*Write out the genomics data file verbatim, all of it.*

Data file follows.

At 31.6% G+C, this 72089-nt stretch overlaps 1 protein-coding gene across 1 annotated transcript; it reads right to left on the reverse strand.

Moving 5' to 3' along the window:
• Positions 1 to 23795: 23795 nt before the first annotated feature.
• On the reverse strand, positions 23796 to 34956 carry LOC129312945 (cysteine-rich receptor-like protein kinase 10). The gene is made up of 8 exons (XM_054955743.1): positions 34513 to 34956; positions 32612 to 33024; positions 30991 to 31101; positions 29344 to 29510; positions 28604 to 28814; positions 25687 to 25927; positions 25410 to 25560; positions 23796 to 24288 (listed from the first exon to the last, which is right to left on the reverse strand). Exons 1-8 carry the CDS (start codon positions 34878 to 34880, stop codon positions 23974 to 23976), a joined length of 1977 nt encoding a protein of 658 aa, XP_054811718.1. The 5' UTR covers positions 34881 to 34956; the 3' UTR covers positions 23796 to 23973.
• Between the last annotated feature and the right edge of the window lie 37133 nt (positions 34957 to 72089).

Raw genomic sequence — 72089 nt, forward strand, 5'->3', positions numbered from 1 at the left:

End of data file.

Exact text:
At 31.6% G+C, this 72089-nt stretch overlaps 1 protein-coding gene across 1 annotated transcript; it reads right to left on the reverse strand.

Moving 5' to 3' along the window:
• Positions 1 to 23795: 23795 nt before the first annotated feature.
• On the reverse strand, positions 23796 to 34956 carry LOC129312945 (cysteine-rich receptor-like protein kinase 10). The gene is made up of 8 exons (XM_054955743.1): positions 34513 to 34956; positions 32612 to 33024; positions 30991 to 31101; positions 29344 to 29510; positions 28604 to 28814; positions 25687 to 25927; positions 25410 to 25560; positions 23796 to 24288 (listed from the first exon to the last, which is right to left on the reverse strand). Exons 1-8 carry the CDS (start codon positions 34878 to 34880, stop codon positions 23974 to 23976), a joined length of 1977 nt encoding a protein of 658 aa, XP_054811718.1. The 5' UTR covers positions 34881 to 34956; the 3' UTR covers positions 23796 to 23973.
• Between the last annotated feature and the right edge of the window lie 37133 nt (positions 34957 to 72089).

Raw genomic sequence — 72089 nt, forward strand, 5'->3', positions numbered from 1 at the left: